THAI BASIL is a member of the Ocimum basilicum family, including the bright green varieties used for pesto. With its purple stems and blossoms, the striking Thai basil has an effusive clove scent.
Using Thai basil instead of regular basil is like playing a chord versus a single note, says South Dartmouth grower.
How to use it: “You don’t want to put it in a soup and cook it for three hours,” advises Beth Jensen, herb product manager for Johnny’s Selected Seeds, a Maine-based farm and garden supply company.
The plant’s essential oils will break down with prolonged exposure to heat, says Jensen.
Thai cooks call the plant bai horata and add the herb uncooked to dishes at the last minute.
Thai Basil Details
THE HERB: Thai basil, rau que, or holy basil; different from sweet or Genoa basil.
THE SCOOP: One of the oldest herbs known to man, basil, originated in India and is widely grown throughout Southeast Asia (Thai basil or rau que) and southern Europe (sweet basil or Genoa basil).
Sweet basil releases its spicy aroma and flavor when it’s raw, while Thai basil develops its best flavor after being heated or torn into a vinegar-based dressing. Thai basil also works well in stir-fries or soups.
It’s almost always included with a classic bowl of pho, the ubiquitous Vietnamese noodle soup that involves chilis, cilantro, and lime wedges. I use the leaves whole in salad rolls, along with cilantro and green onion.
THE SOURCE: Asian markets usually stock Thai basil; the Italian Centre Shop and most supermarkets carry sweet basil as well as Amazon.
THE DISH: Saifun noodles, made from green mung beans, are also called bean threads or cellophane noodles and are especially good in cold dishes. If you can’t find a saifun, use a rice stick.
Give this salad at least 30 minutes in the fridge before serving, so the saifun can absorb the herbal flavor of the basil; saifun is a bland pasta with no flavor of its own.
Thai basil and Italian basil are subtly different, but either can be used in this salad. (Avoid chopping basil — tear it to avoid bruising the leaves.)
SAIFUN NOODLE SALAD
– 8 oz (250 g) package saifun bean thread noodles
– 1 cup (250 mL) grape tomatoes, whole
– 1 small English cucumber, diced
– 2 tablespoons (30 mL) chopped fresh mint leaves
– 2 or 3 green onions, minced
– a few cilantro leaves, chopped
– 1/4 cup (50 mL) rice vinegar
– 3 tablespoons (45 mL) sugar
– grated zest and juice of 1 lime
– 2 tablespoons (30 mL) Thai basil or Italian basil, torn
– 2 garlic cloves, mashed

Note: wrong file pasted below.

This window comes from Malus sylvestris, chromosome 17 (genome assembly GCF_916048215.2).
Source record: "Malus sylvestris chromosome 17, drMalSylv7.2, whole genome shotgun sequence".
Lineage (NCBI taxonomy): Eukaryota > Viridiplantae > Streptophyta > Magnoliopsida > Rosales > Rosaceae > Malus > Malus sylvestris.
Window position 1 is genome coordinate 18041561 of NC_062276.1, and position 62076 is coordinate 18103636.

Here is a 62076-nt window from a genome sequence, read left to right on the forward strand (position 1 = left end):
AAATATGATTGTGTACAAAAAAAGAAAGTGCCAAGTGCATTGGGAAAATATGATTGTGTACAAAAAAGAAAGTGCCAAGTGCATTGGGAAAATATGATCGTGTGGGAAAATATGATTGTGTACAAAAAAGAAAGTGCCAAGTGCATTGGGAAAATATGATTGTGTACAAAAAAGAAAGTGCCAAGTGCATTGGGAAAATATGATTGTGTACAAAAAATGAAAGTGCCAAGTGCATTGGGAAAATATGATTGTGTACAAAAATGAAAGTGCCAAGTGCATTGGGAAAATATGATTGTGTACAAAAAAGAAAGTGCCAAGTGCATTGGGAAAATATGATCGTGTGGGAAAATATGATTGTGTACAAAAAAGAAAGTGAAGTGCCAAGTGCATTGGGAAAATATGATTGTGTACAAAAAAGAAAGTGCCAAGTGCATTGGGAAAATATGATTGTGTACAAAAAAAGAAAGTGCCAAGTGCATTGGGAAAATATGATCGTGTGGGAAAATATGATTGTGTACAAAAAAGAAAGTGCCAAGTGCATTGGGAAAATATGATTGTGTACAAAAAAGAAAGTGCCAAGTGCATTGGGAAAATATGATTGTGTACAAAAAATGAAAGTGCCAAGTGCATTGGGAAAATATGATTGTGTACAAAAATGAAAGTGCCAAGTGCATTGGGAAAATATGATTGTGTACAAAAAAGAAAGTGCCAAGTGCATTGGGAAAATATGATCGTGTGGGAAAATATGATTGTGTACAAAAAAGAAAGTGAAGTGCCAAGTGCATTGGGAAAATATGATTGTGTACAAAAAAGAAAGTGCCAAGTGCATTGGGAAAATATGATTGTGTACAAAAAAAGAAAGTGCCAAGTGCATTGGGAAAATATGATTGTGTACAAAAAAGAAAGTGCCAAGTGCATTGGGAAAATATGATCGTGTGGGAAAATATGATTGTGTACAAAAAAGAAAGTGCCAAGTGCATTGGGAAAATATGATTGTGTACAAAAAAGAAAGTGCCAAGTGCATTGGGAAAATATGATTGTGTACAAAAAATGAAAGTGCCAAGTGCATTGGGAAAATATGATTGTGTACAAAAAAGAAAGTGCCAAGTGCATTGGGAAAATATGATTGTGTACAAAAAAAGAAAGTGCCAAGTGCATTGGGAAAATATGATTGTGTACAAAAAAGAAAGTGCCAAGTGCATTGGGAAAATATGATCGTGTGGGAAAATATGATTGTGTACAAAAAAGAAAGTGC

– 1 teaspoon (5 mL) red chile paste
– 2 teaspoons each, (10 mL) fish sauce and soy sauce
– 1/4 cup canola oil
– 1/2 teaspoon (2 mL) sesame oil
Soak saifun in a bowl of warm water until softened, about 5 minutes, then cook one minute in boiling water.
Drain and instantly rinse with cold water to stop the cooking. Saifun should be just tender.
Cover and keep in the fridge to the moment when ready to put the salad together.
Whisk together all ingredients for the dressing—taste to correct the seasoning.
Toss cold noodles in a large salad bowl. Add tomatoes, cucumber, mint, onions, and cilantro.
Pour dressing over the top and toss well. Let the salad rest in the fridge another 30 minutes before serving, so the saifun have a chance to absorb the flavors.
Generally, basils are grouped by taste (sweet, Genovese, Thai or other) or leaf: Large-leaf (Italian, lettuce-leaf); small-leaf (dwarf or bush); red-leaf, and the inevitable category, other.
The most familiar, sweet varieties are most often grown for use in sauces, soups, salads, or any dish with a robust tomato component.
Varieties include the bushes: Bush, Greek Bush, Purple Bush; the globes: Spicy Globe, Miniature Purple, and many more. The leaves are generally small, and the plants grow to a height and width of 8 to 12 inches.
The large-leaf varieties, also within the sweets, are often used for pesto. Types include Genovese, Compact Genovese, Mammoth, and the new wilt resistant variety, Genovese Nufar.
These plants grow to a height of 2 to 3 feet.
Purple or red varieties, such as Dark Opal and Purple Ruffles, are intermediates, smaller than the large leaf but more significant than the small leaf.
Ornamental and culinary, they add great color to the garden and are used in herbal vinegars or infused oils.
Other includes those with unusual scents (Lemon, Anise, Cinnamon, Lime, Spice, Camphor); Thai basils (Thai, Thai Magic, Queenette and Siam Queen); sacred (Tulsi Green, Tulsi Purple, Holy) and even a tree variety (Ocimum kilimandscharicum) native to eastern Africa.
The easiest way to grow basil (although a bit late for this year) is to start from seed. Richter’s, Nichol’s, and other catalogs for herb lovers carry a wide selection of sources.